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The Glass Universe: How the Ladies of the Harvard Observatory Took the Measure of the Stars (2016)

av Dava Sobel

Andra författare: Se under Andra författare.

MedlemmarRecensionerPopularitetGenomsnittligt betygOmnämnanden
7443430,173 (3.72)92
History. Science. Nonfiction. HTML:From #1 New York Times bestselling author Dava Sobel, the "inspiring" (People), little-known true story of women's landmark contributions to astronomy

A New York Times Book Review Notable Book of 2017
Named one of the best books of the year by NPR, The Economist, Smithsonian, Nature, and NPR's Science Friday

Nominated for the PEN/E.O. Wilson Literary Science Writing Award
"A joy to read.? ??The Wall Street Journal

In the mid-nineteenth century, the Harvard College Observatory began employing women as calculators, or ??human computers,? to interpret the observations their male counterparts made via telescope each night. At the outset this group included the wives, sisters, and daughters of the resident astronomers, but soon the female corps included graduates of the new women's colleges??Vassar, Wellesley, and Smith. As photography transformed the practice of astronomy, the ladies turned from computation to studying the stars captured nightly on glass photographic plates.
The ??glass universe? of half a million plates that Harvard amassed over the ensuing decades??through the generous support of Mrs. Anna Palmer Draper, the widow of a pioneer in stellar photography??enabled the women to make extraordinary discoveries that attracted worldwide acclaim. They helped discern what stars were made of, divided the stars into meaningful categories for further research, and found a way to measure distances across space by starlight. Their ranks included Williamina Fleming, a Scottish woman originally hired as a maid who went on to identify ten novae and more than three hundred variable stars; Annie Jump Cannon, who designed a stellar classification system that was adopted by astronomers the world over and is still in use; and Dr. Cecilia Helena Payne, who in 1956 became the first ever woman professor of astronomy at Harvard??and Harvard??s first female department chair.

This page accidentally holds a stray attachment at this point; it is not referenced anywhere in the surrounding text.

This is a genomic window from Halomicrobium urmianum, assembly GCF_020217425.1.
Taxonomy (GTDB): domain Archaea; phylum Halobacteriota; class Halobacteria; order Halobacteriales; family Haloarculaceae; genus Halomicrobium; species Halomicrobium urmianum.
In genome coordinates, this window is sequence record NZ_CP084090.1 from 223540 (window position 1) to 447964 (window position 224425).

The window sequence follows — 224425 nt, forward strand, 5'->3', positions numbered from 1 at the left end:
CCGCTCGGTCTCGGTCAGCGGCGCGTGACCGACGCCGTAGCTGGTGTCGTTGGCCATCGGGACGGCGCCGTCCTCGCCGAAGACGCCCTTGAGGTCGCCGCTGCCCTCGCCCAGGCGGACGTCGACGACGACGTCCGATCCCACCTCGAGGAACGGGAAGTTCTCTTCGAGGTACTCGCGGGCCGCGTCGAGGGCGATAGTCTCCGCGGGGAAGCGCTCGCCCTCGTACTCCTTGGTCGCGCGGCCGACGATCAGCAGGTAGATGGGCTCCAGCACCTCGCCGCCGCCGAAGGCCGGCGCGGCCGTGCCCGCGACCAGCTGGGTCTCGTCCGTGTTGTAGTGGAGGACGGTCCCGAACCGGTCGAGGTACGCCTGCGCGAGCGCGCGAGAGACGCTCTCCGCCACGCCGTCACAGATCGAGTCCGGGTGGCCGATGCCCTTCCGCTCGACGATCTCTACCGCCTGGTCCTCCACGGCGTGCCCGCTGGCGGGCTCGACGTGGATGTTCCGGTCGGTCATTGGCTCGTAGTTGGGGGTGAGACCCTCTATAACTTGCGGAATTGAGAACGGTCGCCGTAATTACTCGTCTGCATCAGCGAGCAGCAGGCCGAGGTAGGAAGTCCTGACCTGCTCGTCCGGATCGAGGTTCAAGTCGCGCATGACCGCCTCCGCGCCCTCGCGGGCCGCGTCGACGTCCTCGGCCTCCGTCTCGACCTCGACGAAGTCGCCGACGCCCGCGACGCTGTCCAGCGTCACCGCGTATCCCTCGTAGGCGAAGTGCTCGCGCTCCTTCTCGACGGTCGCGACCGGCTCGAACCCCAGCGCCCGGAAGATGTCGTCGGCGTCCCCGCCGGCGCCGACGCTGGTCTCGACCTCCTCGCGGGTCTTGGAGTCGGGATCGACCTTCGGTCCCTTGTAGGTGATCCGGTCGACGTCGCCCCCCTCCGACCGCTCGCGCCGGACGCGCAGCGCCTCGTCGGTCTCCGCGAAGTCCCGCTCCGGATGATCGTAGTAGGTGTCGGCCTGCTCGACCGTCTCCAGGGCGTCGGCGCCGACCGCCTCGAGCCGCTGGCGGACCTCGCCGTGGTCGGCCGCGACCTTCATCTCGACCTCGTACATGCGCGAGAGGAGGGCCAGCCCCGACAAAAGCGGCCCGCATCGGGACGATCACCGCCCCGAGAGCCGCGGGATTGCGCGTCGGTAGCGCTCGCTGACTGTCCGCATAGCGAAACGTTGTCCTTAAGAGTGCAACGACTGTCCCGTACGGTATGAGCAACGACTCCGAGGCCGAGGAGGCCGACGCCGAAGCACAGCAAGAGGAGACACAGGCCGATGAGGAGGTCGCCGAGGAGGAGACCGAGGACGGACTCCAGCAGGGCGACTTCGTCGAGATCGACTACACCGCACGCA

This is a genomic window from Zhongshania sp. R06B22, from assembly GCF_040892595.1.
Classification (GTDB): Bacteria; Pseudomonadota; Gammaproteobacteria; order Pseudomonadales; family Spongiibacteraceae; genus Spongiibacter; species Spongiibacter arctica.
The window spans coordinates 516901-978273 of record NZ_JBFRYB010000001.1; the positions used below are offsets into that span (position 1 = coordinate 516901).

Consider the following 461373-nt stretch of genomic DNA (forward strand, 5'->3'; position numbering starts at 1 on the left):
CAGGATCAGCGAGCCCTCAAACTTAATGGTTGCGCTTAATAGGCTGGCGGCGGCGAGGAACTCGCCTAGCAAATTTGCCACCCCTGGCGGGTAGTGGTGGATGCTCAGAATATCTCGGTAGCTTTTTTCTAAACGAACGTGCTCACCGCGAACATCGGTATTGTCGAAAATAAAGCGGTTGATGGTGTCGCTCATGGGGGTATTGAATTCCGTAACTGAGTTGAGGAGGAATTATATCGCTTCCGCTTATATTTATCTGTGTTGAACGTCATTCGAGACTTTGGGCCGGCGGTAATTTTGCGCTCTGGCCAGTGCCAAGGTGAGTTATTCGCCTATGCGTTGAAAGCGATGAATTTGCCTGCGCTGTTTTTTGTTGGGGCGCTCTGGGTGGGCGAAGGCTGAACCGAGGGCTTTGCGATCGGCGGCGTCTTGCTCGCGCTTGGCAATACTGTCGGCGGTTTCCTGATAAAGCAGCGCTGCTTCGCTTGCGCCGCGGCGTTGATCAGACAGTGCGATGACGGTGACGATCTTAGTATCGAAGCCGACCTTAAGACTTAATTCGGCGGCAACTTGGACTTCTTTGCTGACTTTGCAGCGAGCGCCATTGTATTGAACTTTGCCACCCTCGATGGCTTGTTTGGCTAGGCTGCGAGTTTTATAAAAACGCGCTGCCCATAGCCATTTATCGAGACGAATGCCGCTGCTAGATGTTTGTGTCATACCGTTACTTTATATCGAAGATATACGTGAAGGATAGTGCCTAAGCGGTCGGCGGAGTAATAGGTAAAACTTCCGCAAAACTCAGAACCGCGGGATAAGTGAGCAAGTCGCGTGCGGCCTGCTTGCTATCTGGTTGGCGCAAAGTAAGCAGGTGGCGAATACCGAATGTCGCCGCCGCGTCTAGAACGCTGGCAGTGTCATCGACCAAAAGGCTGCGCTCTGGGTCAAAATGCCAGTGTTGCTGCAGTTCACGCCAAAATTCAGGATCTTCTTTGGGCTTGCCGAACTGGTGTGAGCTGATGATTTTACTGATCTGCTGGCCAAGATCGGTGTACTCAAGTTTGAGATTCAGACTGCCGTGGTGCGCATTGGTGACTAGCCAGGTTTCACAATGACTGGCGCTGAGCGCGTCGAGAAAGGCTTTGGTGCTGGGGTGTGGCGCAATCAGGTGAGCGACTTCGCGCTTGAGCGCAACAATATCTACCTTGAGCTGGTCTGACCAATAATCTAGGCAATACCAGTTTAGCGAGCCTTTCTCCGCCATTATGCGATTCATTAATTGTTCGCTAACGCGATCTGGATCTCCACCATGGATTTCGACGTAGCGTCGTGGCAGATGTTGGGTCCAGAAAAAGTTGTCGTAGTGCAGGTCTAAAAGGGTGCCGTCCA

Elegantly written and enriched by excerpts from letters, diaries, and memoirs, The Glass Universe is the hidden history of the women whose contributions to the burgeoning field of astronomy forever changed our understanding of the sta
… (mer)
  1. 20
    Miss Leavitts stjärnor : om kvinnan som upptäckte hur man mäter universum av George Johnson (themulhern)
    themulhern: Both books cover the same subject, and they don't entirely agree, which is interesting. "The Glass Universe" is longer and broader, "Miss Leavitt's Stars" is shorter and more focused.
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Very informative and interesting historical study of the remarkable, talented women who worked at the Harvard Observatory in the late 1800s and early 1900s. Initially employed in low-paid roles, many of them rose from humble beginnings to make very substantial contributions to astronomy.

Take Willamina Fleming, for example. Born in Scotland in 1857, she was abandoned by her husband, leaving her with a child to support. Working initially as a maid at the home of Edward Pickering, the director of the Observatory, she was employed by him to examine and catalog photographic plates of stellar spectra. Eventually she devised a classification system of stars which became the basis of the alphabetical system still used today. It’s because of this Scottish maid that we refer to our Sun as a G-type star, for example.